What is the meaning of calling a method or object "thread-safe?"

Alex Chaffee

Basically, calling a method "thread-safe" means that even if multiple threads try to access it simultaneously, nothing bad happens. Here "bad" usually means that due to race conditions, or deadlock, or other pitfalls, the object's state gets corrupted, or its methods produce unreliable results. A method usually acheives thread-safety by protecting access to shared resources. This usually translates to using the Java synchronized keyword to protect blocks of code that access instance variables, or other shared variables.

For an object to be thread-safe, it must be possible for multiple threads to simultaneously access the same method, or multiple methods, in that object. Usually this is acheived by assuring that each method is thread-safe, but this doesn't always suffice, since methods can call each other in strange ways, leading to deadlock and other weirdness.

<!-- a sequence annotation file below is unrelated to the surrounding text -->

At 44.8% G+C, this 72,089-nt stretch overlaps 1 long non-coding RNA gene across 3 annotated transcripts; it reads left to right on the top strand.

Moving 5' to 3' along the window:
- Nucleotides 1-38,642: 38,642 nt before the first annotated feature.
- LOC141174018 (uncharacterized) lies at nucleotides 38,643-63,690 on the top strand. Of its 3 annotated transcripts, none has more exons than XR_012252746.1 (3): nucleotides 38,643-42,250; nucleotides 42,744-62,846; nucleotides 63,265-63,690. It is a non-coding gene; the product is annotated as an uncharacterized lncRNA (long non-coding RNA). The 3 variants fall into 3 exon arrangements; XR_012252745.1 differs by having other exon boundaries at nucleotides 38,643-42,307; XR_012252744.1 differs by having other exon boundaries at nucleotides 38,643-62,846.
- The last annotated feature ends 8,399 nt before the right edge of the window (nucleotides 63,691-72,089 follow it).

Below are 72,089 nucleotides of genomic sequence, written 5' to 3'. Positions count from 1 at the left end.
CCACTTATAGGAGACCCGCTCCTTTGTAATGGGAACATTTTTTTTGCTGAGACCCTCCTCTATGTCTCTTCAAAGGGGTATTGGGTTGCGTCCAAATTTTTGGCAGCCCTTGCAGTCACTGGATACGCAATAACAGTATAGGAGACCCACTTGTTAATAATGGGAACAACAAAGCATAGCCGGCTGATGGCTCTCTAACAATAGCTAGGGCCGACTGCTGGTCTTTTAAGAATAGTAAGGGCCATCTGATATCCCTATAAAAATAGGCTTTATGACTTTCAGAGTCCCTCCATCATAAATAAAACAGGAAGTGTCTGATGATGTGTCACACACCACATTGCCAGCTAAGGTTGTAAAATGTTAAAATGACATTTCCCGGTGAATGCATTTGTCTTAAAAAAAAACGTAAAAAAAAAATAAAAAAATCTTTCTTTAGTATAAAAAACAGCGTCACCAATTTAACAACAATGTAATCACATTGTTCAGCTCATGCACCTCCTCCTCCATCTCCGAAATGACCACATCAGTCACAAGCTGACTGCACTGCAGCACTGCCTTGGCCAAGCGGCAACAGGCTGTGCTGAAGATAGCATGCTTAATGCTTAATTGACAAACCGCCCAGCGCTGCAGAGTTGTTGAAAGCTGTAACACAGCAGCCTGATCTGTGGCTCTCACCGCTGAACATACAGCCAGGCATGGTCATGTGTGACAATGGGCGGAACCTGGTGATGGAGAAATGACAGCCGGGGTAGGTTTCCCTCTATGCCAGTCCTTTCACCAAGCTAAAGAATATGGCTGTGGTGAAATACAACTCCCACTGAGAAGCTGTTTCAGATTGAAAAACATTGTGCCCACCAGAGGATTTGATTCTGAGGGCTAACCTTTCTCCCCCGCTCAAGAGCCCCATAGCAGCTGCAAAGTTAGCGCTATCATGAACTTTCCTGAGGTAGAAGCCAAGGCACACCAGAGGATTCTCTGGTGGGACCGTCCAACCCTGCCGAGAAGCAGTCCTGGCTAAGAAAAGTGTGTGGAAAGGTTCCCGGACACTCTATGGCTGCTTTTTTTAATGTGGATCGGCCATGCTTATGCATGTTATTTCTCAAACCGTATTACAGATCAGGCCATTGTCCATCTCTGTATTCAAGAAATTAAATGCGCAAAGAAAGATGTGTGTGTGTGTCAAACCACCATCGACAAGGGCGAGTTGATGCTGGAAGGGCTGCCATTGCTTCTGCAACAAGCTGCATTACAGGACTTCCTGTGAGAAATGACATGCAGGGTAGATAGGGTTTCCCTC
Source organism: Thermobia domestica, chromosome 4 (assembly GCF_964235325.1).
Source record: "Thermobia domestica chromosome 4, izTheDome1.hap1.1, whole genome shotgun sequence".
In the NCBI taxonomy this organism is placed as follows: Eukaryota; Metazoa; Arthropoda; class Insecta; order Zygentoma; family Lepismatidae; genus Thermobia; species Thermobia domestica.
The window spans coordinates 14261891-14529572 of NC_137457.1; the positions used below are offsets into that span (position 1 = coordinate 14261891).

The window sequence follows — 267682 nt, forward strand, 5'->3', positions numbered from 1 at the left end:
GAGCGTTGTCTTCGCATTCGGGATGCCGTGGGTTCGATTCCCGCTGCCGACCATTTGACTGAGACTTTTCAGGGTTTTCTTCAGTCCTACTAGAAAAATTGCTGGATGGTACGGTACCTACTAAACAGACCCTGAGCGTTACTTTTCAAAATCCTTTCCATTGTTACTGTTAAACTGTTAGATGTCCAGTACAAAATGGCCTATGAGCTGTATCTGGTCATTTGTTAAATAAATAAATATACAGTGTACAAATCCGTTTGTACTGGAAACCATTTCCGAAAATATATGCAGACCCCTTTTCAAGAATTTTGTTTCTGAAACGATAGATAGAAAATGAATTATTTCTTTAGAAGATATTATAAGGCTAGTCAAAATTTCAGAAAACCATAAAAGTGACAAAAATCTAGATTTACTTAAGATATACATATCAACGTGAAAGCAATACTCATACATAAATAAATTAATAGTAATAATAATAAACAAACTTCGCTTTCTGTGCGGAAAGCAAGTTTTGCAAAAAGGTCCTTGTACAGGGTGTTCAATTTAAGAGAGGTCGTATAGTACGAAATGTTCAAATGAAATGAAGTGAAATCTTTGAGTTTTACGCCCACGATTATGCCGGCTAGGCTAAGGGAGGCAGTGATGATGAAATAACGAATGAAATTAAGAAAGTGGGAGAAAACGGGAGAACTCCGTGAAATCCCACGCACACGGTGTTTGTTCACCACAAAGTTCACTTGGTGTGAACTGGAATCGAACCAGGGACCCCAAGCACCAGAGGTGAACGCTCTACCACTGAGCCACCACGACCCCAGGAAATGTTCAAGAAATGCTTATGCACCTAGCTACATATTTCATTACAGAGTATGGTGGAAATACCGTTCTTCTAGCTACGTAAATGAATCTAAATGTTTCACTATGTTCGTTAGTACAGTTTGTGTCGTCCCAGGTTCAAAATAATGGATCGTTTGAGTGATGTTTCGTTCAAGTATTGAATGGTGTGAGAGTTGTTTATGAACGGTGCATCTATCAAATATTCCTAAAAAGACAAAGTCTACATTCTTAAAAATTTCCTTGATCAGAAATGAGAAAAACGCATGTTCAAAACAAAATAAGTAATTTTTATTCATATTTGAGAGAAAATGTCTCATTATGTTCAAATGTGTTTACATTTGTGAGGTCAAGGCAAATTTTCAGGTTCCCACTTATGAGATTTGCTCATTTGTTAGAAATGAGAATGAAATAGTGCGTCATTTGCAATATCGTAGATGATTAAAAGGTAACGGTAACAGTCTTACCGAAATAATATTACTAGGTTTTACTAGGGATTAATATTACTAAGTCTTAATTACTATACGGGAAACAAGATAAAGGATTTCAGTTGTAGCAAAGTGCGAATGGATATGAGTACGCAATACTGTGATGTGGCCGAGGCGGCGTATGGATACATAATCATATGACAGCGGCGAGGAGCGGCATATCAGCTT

It is very difficult to prove that an object is thread-safe. The main rule of thumb for making thread-safe objects is, "Make all the instance variables private, and all the public accessor methods synchronized." However, this is sometimes difficult to achieve in practice, due to exigencies of performance, architecture, or implementation.

Accurate multithreaded programming is a true art, and very difficult to master. Read "Java Threads" by Oaks and Wong, and "Concurrent Programming in Java" by Lea, for inspiration in your quest to become a thread-safe programmer.
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